CHICAGO (Feb. 21)
For the first tiem since the Michigan Avenue Garden apartments were erected by the late Julius Rosenwald at a cost of $2,000,000 the big Negro apartment group has shown a loss. At the annual meeing of the board of directors of the Michigan Boulevard Garden Apartments corporation, held yesterday at the First National Bank in the offices of the chairman of the board, Edward E. Brown, the audited report disclosed a deficit of approximately $8,000 for 1933.
This is only one-half of one percent. of the capital investment after allowances for all expenses and fixed charges, it was stated by Alfred K. Stern, president of the corporation. These fixed charges include taxes and interest at five and one-half per cent. on a mortgage which has been reduced from $1,000,000 to 750,000 Juring the last three years from the profits on the operation of the building. An average depreciation of three per cent was allowed on the building and equipment.
The average occupancy for 1933 was eighty-seven per cent. and bad debts were three and one-half per cent. The report shows that the building at present has an occupancy of ninety-six per cent. with an average room rental per month of $10.50 after allowing for free gas, electricity and refrigeration and conus certifiates. This rent average is a reduction of thirty per cent. from the rental charged in 1930.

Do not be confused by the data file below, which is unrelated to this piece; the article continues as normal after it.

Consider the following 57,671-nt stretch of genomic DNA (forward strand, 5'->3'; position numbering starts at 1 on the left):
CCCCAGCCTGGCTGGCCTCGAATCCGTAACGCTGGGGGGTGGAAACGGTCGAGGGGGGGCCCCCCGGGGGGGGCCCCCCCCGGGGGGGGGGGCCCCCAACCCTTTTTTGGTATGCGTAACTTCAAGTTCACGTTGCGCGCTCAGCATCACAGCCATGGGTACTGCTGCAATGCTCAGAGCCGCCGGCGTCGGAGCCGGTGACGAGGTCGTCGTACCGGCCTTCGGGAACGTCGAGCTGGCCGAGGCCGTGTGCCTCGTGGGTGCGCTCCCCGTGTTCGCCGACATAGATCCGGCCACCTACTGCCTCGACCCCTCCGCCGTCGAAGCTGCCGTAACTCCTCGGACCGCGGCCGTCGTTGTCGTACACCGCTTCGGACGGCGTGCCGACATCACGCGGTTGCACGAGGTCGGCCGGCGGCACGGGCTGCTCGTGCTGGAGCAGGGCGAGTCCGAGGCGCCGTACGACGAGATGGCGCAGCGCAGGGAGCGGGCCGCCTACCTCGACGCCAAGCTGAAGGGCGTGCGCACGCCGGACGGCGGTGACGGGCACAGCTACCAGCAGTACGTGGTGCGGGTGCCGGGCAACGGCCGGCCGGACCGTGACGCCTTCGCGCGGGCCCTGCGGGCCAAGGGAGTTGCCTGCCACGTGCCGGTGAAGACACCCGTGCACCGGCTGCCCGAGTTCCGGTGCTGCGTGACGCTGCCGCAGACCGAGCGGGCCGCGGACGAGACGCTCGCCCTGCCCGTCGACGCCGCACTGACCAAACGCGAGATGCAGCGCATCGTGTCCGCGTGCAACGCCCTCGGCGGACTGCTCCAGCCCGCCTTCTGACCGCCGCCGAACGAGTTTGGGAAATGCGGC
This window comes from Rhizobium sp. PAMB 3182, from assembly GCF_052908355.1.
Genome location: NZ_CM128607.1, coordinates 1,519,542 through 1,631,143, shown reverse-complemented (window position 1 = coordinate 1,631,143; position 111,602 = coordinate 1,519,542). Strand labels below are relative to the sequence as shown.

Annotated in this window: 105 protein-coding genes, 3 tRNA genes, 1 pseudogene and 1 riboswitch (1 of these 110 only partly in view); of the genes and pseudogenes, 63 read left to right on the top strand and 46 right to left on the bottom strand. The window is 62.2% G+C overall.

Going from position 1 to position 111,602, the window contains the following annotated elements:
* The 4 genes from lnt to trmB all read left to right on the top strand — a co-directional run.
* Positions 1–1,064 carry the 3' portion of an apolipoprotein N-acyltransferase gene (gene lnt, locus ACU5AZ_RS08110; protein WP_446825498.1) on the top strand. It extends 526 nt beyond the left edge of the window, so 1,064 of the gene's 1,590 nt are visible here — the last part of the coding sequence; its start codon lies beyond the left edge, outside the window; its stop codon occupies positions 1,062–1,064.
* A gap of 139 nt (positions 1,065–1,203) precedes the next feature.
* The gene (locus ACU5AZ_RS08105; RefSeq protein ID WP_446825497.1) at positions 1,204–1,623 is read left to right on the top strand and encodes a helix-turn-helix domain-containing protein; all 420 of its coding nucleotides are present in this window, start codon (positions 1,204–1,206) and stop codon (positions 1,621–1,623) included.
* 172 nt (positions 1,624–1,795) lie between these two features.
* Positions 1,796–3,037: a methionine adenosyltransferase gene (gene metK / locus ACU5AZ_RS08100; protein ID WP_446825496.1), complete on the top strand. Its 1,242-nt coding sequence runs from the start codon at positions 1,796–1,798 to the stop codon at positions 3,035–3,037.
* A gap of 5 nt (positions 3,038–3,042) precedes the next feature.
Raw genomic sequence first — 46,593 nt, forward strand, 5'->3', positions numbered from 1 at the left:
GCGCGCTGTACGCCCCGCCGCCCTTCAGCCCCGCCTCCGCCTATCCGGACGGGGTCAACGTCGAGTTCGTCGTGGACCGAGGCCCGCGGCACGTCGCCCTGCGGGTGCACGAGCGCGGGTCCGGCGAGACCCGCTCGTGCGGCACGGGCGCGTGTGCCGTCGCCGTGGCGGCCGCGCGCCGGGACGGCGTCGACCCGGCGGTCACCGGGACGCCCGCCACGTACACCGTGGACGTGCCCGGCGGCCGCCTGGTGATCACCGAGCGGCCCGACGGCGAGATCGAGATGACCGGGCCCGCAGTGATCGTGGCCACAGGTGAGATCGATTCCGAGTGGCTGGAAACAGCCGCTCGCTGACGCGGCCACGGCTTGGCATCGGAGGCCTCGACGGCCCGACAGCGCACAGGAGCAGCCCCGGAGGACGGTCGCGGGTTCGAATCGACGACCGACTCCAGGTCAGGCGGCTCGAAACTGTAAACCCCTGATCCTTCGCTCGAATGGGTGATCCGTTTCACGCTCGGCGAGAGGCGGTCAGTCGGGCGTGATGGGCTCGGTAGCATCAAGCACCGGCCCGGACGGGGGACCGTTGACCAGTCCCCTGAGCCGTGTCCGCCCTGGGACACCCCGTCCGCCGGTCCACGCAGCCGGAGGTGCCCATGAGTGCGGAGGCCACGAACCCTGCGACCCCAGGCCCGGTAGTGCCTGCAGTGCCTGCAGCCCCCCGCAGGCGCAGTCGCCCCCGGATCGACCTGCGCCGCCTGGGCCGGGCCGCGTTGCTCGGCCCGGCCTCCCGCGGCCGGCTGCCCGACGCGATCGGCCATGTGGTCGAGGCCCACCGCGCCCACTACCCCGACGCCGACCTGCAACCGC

In his report Mr. Stern pointed out the earnings record of the big housing project on the $1,500,000 capital stock has been four per cent. for 1930, three and sevententh per cent. for 1931 and ninetenths per cent. for 1932. Mr Stern said the continuous record of earnings through 1930, 1931 and 1932, with only a slight loss in 1933, and the conservative write off for deprectiation and all other charges, was a better record than practicallly any other real estate development in Chicago can claim.
Mr. Stern, who is chairman of the Illinois housing commission, said: “This experiment is related to the present housing program of the federal government. Public works funds are more than justified for investment in the low cost housing field if the rents are low enough to prvide new housing for those who have not been reached by private capital during prosperous eras or in a depression.
“The experience of the Michigan Avenue Gerdens project and many others in America and Europe calls for prompt action on the part of the federal government to start sound projects in Chicago and other industrial centers.”